Mental health is a journey. No one gets left behind.
Mental Health Week is a national week celebrated each year in October around World Mental Health Day on October 10.
Theme for 2018 Mental Health Week
This year, the theme of WA Mental Health Week is all about community and the various settings we go to every day where we can support the wellbeing of others:
'Mental health starts where we live, learn, work and play'
The best way you can spread the word about positive mental wellbeing and seeking support if you need it is by attending or holding a local event or awareness activity in your community, workplace or school during Mental Health Week.
You can also find ways to look after your mental wellbeing on the Think Mental Health website, which is a useful starting point for anyone attending your event who might like to know more.
Help spread the word in your community by connecting with us on social media, using resources in the lead up to and during Mental Health Week or starting a conversation with someone about mental health in the communities where you live, learn, work or play! Mental health... starts with all of us playing our part.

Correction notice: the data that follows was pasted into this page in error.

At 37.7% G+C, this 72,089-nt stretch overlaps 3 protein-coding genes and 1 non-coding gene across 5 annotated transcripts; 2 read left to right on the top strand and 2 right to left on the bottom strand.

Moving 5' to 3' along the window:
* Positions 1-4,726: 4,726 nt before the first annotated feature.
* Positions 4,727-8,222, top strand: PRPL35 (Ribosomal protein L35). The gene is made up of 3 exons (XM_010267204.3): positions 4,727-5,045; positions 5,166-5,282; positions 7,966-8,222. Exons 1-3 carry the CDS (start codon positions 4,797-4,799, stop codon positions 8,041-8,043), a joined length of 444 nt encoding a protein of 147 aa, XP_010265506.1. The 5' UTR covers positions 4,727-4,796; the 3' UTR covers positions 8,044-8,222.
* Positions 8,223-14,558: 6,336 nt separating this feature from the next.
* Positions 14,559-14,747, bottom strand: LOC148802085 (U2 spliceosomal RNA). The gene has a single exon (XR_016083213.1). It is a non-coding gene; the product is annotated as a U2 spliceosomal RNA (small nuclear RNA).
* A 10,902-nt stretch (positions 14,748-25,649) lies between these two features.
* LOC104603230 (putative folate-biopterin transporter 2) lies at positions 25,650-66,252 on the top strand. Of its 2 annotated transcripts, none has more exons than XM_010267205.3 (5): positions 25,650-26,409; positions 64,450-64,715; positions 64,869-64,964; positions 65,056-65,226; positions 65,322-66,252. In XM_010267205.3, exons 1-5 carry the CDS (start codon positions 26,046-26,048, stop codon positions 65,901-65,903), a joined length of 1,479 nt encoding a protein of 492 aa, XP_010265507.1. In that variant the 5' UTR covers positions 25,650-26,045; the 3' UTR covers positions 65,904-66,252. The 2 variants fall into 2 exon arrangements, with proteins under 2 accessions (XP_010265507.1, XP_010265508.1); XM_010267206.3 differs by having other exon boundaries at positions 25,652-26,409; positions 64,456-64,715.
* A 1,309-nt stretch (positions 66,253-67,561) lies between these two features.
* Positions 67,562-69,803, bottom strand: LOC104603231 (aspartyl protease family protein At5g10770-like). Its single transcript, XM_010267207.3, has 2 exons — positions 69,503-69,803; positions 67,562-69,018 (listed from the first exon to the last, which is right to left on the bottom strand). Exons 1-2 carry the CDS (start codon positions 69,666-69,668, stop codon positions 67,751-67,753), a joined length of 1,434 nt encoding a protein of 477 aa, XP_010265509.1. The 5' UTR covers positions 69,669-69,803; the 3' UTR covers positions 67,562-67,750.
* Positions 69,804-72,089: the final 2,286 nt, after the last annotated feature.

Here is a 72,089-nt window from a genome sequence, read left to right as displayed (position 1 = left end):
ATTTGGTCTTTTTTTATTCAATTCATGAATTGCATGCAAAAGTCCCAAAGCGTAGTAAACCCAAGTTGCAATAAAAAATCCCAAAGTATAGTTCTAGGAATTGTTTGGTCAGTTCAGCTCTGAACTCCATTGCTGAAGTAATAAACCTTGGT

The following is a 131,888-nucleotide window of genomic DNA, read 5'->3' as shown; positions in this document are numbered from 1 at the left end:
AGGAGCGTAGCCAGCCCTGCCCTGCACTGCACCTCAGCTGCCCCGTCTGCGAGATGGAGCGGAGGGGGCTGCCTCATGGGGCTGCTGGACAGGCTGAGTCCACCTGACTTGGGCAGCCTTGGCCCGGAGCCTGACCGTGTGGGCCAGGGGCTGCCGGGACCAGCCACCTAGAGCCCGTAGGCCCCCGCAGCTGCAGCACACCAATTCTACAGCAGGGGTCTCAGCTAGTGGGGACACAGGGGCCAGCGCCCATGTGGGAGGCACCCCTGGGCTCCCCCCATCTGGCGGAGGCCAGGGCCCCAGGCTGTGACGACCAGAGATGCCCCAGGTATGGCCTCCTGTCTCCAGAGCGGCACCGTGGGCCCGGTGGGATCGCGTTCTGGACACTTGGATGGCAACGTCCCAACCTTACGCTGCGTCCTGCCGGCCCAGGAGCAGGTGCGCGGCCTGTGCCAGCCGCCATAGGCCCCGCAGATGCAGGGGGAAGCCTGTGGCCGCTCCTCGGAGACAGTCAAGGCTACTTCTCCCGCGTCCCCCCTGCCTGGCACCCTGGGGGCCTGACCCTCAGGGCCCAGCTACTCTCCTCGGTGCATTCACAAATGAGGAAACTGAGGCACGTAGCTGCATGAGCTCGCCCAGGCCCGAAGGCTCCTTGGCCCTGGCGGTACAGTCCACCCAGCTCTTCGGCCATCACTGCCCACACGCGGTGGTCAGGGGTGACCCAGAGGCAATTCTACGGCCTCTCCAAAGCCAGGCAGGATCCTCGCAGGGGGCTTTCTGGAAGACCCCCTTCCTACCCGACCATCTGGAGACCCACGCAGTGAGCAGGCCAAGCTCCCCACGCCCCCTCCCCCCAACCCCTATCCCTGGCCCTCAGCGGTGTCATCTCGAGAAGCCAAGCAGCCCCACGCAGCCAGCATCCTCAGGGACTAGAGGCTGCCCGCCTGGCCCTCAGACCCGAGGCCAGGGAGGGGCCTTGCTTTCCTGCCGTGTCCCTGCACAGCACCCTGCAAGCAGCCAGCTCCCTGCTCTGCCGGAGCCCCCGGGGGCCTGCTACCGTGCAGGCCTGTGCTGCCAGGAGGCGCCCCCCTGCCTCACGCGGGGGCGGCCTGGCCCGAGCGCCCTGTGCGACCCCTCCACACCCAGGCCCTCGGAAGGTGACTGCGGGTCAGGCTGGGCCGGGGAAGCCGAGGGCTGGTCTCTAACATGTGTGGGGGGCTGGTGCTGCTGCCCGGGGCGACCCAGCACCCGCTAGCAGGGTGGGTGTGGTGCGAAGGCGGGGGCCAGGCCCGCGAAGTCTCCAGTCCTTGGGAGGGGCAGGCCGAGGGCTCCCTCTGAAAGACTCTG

About Mental Health Week
Mental Health Week / Day / Month is celebrated all around Australia, with each state adopting their own theme and holding their own events each year.
Mental Health Week is run in WA by the Western Australian Association for Mental Health (WAAMH), supported by the Government of Western Australia, Mental Health Commission and Lotterywest.
WAAMH is proudly part of Australia's mental health promotion group which plan awareness campaigns around World Mental Health Day.
Last year WAAMH celebrated the 50th anniversary of Mental Health Week in Western Australia with over 200,000 people involved and more than 130 events held in communities throughout the state.
Retrospective: View our WA Mental Health Week themes and posters over the years.
Mental Health Week aims to increase mental wellbeing in WA communities by:
- Encouraging each of us to support and look out for one another
- Promoting mental health discussion – learning the ‘language’ of expressing feelings, good and bad
- Continuing to raise awareness of mental health issues and reduce the stigma of seeking help.